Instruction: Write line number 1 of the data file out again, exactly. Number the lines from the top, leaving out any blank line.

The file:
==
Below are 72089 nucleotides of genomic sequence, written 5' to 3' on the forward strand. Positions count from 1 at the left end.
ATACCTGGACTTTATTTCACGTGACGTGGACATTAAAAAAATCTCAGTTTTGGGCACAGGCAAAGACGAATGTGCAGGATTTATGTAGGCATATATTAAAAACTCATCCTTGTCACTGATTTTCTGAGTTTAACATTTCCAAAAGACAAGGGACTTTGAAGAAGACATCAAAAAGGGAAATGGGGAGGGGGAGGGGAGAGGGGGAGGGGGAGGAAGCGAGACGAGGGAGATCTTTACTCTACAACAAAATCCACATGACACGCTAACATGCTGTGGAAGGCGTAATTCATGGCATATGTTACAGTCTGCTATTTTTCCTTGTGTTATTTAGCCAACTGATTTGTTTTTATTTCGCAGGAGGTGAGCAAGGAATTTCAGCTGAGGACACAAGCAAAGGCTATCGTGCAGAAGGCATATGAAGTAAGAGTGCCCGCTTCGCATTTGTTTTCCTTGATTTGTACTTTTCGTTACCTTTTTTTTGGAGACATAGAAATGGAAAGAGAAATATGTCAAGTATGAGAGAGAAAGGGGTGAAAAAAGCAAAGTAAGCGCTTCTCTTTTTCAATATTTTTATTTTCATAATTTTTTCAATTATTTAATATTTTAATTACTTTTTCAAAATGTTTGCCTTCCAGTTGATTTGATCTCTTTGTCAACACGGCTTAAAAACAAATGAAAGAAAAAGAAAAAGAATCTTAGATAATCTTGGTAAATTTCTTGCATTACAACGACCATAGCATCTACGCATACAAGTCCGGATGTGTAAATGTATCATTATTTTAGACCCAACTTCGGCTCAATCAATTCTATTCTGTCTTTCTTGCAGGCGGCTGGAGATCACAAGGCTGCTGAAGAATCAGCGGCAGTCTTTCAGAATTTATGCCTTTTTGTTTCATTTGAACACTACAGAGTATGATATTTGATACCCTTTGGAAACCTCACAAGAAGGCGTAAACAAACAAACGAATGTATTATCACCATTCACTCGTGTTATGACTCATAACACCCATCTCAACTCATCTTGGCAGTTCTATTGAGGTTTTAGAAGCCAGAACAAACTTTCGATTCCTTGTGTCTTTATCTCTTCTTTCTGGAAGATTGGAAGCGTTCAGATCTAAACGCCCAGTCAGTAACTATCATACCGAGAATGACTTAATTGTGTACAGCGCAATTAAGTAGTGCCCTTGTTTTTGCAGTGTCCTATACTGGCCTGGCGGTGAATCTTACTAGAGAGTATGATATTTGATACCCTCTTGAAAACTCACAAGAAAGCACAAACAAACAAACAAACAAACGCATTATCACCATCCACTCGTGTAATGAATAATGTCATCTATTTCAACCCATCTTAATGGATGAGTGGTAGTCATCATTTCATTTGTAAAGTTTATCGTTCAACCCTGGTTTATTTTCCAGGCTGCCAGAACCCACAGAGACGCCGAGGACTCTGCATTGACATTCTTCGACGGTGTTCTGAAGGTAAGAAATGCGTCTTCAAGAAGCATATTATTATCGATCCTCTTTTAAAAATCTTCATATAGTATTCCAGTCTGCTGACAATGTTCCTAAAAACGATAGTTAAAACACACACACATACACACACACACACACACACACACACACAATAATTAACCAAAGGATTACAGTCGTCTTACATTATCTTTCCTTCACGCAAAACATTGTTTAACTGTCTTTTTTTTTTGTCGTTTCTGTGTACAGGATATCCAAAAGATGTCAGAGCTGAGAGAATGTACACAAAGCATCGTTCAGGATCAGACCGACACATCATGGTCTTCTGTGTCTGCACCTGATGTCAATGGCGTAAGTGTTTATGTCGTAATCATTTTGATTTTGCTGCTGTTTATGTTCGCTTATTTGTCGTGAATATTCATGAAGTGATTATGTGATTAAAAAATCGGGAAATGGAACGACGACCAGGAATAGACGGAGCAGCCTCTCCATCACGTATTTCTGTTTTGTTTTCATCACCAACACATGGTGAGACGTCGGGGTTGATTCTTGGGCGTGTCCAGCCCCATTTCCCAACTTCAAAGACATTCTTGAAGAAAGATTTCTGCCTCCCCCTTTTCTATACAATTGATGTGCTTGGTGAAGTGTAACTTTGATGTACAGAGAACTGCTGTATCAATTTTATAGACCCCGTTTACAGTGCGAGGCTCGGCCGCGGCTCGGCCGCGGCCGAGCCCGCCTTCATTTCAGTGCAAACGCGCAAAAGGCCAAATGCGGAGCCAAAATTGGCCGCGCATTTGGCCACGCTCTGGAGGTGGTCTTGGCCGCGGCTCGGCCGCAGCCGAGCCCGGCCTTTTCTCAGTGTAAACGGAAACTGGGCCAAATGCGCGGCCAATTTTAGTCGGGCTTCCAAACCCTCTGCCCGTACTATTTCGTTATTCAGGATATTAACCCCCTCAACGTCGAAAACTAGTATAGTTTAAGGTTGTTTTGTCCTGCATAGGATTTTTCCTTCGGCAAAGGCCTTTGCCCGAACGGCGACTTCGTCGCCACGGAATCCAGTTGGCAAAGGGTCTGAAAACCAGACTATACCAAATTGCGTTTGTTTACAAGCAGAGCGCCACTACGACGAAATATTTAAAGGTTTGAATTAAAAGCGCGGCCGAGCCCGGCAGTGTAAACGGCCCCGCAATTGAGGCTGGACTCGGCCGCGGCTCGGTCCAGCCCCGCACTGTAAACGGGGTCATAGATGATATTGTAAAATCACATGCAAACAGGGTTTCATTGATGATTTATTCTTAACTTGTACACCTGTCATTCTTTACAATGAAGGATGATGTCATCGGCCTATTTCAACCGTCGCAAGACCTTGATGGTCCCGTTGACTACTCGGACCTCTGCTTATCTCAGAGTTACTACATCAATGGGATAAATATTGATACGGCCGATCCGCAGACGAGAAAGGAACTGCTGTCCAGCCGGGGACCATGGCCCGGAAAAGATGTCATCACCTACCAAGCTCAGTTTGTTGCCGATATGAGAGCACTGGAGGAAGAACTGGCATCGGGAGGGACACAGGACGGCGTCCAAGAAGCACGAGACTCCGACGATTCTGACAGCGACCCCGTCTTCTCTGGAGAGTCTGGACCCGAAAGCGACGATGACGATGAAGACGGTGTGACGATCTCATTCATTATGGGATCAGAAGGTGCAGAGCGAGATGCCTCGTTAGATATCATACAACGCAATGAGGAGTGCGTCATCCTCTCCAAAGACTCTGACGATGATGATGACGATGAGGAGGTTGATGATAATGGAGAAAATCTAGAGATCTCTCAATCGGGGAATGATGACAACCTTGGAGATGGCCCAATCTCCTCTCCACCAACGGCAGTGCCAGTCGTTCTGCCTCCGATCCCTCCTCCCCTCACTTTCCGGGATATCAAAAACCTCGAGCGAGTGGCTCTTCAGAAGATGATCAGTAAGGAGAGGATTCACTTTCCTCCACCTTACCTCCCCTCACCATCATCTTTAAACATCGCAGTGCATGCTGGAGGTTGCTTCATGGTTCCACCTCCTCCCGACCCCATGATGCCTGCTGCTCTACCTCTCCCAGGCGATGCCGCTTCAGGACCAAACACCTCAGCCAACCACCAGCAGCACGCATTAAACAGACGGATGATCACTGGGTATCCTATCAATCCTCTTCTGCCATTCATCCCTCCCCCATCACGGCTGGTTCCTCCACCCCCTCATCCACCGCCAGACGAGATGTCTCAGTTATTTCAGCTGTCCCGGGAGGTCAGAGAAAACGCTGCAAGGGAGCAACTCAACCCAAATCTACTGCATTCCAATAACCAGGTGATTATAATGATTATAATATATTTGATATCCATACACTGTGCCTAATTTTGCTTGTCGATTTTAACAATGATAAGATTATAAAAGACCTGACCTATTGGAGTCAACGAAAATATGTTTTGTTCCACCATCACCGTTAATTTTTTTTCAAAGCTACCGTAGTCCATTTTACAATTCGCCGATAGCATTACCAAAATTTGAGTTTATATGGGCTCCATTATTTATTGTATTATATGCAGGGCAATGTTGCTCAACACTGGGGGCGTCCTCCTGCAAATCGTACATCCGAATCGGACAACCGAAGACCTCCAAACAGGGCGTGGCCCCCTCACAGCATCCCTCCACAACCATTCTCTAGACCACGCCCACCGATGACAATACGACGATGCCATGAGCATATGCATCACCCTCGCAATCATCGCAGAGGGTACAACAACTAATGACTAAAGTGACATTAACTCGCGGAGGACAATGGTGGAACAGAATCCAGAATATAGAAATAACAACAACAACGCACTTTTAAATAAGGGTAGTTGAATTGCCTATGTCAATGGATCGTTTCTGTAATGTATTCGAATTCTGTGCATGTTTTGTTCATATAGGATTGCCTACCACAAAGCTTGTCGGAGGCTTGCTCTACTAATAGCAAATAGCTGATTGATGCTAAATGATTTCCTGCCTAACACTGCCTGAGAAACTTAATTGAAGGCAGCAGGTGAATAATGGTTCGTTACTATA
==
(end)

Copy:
Below are 72089 nucleotides of genomic sequence, written 5' to 3' on the forward strand. Positions count from 1 at the left end.